The Not So Perfect Pitch
There were a handful of workshops at the National RWA conference that focused on perfecting your pitch. Your friends listened to you go over it and over it. You practiced in front of a mirror. You had your 25-or-fewer words memorized to the letter. You envisioned the agent being completely bowled over by the sharp, quirky details of your amazing story.
But then nothing happens like you planned.
The first time I pitched was three years ago at the Southern Lights conference in
That’s great, Abigail. So why don’t you tell her what you’re actually pitching?
Before pitching a second time a couple of years later, I had decided to go with a pen name. I planned on starting the pitch telling the agent why I picked her when I had a choice between so many. But when the agent introduced herself to me, I completely blanked on my name.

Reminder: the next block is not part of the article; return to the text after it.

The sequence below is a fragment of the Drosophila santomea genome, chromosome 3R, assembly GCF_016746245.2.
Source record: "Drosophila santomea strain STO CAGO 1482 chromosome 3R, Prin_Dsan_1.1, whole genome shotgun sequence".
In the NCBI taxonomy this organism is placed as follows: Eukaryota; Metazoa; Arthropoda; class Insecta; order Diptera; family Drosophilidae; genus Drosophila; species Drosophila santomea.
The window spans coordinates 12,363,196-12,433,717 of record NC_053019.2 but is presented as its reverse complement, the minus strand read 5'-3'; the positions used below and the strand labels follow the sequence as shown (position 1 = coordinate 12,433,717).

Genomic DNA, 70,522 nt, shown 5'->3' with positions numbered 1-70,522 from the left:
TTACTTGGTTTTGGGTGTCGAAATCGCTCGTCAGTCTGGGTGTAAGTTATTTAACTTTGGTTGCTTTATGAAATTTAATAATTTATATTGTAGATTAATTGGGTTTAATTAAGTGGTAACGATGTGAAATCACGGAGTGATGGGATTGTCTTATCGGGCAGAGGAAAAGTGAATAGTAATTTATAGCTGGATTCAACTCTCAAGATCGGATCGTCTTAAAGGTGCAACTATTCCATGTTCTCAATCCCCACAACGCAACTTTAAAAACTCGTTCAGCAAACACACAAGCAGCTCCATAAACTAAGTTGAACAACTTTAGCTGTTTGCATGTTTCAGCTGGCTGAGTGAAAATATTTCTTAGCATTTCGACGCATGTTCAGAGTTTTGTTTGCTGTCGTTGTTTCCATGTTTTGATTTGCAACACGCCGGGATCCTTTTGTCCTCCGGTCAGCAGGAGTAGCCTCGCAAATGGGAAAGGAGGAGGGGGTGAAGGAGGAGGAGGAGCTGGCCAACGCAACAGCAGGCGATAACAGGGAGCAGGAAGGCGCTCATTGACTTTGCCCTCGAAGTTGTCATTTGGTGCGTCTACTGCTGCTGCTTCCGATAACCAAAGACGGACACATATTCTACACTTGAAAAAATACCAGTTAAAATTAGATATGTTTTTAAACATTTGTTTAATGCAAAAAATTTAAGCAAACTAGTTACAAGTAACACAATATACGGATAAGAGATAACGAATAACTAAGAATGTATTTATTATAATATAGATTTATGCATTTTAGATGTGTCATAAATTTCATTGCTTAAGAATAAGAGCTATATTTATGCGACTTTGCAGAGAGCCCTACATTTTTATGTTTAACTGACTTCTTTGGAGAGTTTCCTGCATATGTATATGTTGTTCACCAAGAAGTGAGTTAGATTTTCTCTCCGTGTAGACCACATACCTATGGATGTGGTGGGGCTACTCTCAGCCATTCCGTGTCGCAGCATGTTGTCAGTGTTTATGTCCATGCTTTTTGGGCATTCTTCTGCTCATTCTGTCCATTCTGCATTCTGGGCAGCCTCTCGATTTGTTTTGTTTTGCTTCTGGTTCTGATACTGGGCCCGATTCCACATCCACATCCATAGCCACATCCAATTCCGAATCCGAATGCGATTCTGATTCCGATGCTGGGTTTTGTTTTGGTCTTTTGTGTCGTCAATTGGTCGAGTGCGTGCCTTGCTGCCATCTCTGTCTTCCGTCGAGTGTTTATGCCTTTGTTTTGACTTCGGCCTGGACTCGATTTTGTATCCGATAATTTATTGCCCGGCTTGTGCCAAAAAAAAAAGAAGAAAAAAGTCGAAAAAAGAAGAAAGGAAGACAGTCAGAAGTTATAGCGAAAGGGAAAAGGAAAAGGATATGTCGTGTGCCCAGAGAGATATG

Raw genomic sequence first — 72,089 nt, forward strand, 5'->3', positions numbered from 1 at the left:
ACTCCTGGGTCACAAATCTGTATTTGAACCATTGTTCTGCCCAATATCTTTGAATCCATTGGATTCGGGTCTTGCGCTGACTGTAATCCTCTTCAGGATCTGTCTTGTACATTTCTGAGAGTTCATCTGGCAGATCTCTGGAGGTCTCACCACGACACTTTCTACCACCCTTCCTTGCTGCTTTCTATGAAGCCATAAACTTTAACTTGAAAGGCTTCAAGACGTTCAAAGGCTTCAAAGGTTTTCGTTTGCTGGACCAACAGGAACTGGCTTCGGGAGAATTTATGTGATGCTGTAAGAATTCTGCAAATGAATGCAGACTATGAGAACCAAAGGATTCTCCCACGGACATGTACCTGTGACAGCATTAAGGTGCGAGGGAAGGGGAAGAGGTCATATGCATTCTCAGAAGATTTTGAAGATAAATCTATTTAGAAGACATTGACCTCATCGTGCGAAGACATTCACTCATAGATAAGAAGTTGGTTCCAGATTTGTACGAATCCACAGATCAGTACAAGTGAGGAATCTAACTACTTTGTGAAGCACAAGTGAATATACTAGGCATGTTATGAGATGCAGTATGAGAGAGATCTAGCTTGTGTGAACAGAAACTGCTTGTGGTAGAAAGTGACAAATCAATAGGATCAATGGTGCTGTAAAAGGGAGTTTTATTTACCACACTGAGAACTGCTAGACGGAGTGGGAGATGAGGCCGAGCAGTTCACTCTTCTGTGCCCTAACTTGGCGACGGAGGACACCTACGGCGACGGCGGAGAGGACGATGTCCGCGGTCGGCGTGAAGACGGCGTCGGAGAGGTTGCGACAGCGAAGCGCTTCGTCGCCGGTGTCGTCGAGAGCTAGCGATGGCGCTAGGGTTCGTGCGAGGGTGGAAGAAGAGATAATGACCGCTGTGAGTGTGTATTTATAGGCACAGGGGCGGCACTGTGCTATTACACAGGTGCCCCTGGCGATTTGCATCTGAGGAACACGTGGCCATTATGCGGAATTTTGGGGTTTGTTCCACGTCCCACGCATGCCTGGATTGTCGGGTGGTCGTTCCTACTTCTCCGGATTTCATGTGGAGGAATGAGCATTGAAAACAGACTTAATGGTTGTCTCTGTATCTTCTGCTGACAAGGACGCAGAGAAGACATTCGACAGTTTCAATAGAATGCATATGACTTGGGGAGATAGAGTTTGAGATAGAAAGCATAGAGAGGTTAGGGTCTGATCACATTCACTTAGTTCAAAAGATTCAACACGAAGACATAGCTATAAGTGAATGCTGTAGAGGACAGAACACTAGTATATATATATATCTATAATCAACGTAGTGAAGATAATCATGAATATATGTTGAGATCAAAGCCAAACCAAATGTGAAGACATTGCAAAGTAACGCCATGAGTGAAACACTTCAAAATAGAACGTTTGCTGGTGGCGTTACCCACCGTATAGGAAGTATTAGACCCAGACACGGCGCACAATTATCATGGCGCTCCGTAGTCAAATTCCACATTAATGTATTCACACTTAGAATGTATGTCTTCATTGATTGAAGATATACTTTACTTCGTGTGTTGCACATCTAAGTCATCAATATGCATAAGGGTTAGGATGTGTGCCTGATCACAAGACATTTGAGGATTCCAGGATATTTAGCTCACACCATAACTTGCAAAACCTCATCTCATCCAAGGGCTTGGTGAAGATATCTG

I’m not the only one. Historical romance writer Valerie Bowman forgot her memorized notes and had to scramble to dig them out of her bag.
And another? Historical romance writer Lis’Anne Harris (lisanneharris.wordpress.com) sat down for her first pitch appointment with five other people. When the agent said, “tell me about your story,” not a word came out. Nothing. Even after the poor agent asked her leading questions to get her to snap out of the oncoming panic attack. The entire ten minute group pitch consisted of the agent trying to get Lis’Anne to relax. Thankfully, the agent requested a partial from everyone, but Lis’Anne has no desire to ever pitch again.
What about you? What kind of memorable things have happened to make your perfect pitch not so perfect?